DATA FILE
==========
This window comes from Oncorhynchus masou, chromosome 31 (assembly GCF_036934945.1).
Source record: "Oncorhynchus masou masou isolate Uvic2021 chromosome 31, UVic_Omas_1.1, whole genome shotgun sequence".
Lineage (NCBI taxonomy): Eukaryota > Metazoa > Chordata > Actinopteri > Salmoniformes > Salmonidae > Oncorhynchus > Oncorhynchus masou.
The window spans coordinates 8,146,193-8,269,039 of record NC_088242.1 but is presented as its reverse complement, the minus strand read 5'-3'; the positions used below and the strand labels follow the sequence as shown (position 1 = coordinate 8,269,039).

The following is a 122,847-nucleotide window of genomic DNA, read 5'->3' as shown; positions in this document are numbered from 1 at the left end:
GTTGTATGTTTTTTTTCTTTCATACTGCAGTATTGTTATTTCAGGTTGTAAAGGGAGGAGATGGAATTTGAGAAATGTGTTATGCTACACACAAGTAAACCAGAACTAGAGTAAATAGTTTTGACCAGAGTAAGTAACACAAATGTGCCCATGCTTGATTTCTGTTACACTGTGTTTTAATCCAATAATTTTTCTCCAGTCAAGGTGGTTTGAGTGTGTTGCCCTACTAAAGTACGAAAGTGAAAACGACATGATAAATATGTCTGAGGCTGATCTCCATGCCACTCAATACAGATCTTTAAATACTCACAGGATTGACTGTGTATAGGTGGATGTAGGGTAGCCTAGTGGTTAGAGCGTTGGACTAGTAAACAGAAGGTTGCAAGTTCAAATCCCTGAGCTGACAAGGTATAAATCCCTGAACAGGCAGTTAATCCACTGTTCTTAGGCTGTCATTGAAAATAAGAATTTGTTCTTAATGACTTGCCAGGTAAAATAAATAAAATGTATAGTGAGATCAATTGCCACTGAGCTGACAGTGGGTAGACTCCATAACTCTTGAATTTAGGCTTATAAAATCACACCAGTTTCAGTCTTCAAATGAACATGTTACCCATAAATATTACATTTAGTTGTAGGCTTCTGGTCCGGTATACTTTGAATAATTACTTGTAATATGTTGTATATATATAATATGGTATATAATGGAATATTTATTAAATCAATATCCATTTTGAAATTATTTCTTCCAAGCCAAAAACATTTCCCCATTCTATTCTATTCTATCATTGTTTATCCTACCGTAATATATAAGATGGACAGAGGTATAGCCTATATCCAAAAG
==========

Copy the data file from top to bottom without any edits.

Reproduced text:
This window comes from Oncorhynchus masou, chromosome 31 (assembly GCF_036934945.1).
Source record: "Oncorhynchus masou masou isolate Uvic2021 chromosome 31, UVic_Omas_1.1, whole genome shotgun sequence".
Lineage (NCBI taxonomy): Eukaryota > Metazoa > Chordata > Actinopteri > Salmoniformes > Salmonidae > Oncorhynchus > Oncorhynchus masou.
The window spans coordinates 8,146,193-8,269,039 of record NC_088242.1 but is presented as its reverse complement, the minus strand read 5'-3'; the positions used below and the strand labels follow the sequence as shown (position 1 = coordinate 8,269,039).

The following is a 122,847-nucleotide window of genomic DNA, read 5'->3' as shown; positions in this document are numbered from 1 at the left end:
GTTGTATGTTTTTTTTCTTTCATACTGCAGTATTGTTATTTCAGGTTGTAAAGGGAGGAGATGGAATTTGAGAAATGTGTTATGCTACACACAAGTAAACCAGAACTAGAGTAAATAGTTTTGACCAGAGTAAGTAACACAAATGTGCCCATGCTTGATTTCTGTTACACTGTGTTTTAATCCAATAATTTTTCTCCAGTCAAGGTGGTTTGAGTGTGTTGCCCTACTAAAGTACGAAAGTGAAAACGACATGATAAATATGTCTGAGGCTGATCTCCATGCCACTCAATACAGATCTTTAAATACTCACAGGATTGACTGTGTATAGGTGGATGTAGGGTAGCCTAGTGGTTAGAGCGTTGGACTAGTAAACAGAAGGTTGCAAGTTCAAATCCCTGAGCTGACAAGGTATAAATCCCTGAACAGGCAGTTAATCCACTGTTCTTAGGCTGTCATTGAAAATAAGAATTTGTTCTTAATGACTTGCCAGGTAAAATAAATAAAATGTATAGTGAGATCAATTGCCACTGAGCTGACAGTGGGTAGACTCCATAACTCTTGAATTTAGGCTTATAAAATCACACCAGTTTCAGTCTTCAAATGAACATGTTACCCATAAATATTACATTTAGTTGTAGGCTTCTGGTCCGGTATACTTTGAATAATTACTTGTAATATGTTGTATATATATAATATGGTATATAATGGAATATTTATTAAATCAATATCCATTTTGAAATTATTTCTTCCAAGCCAAAAACATTTCCCCATTCTATTCTATTCTATCATTGTTTATCCTACCGTAATATATAAGATGGACAGAGGTATAGCCTATATCCAAAAG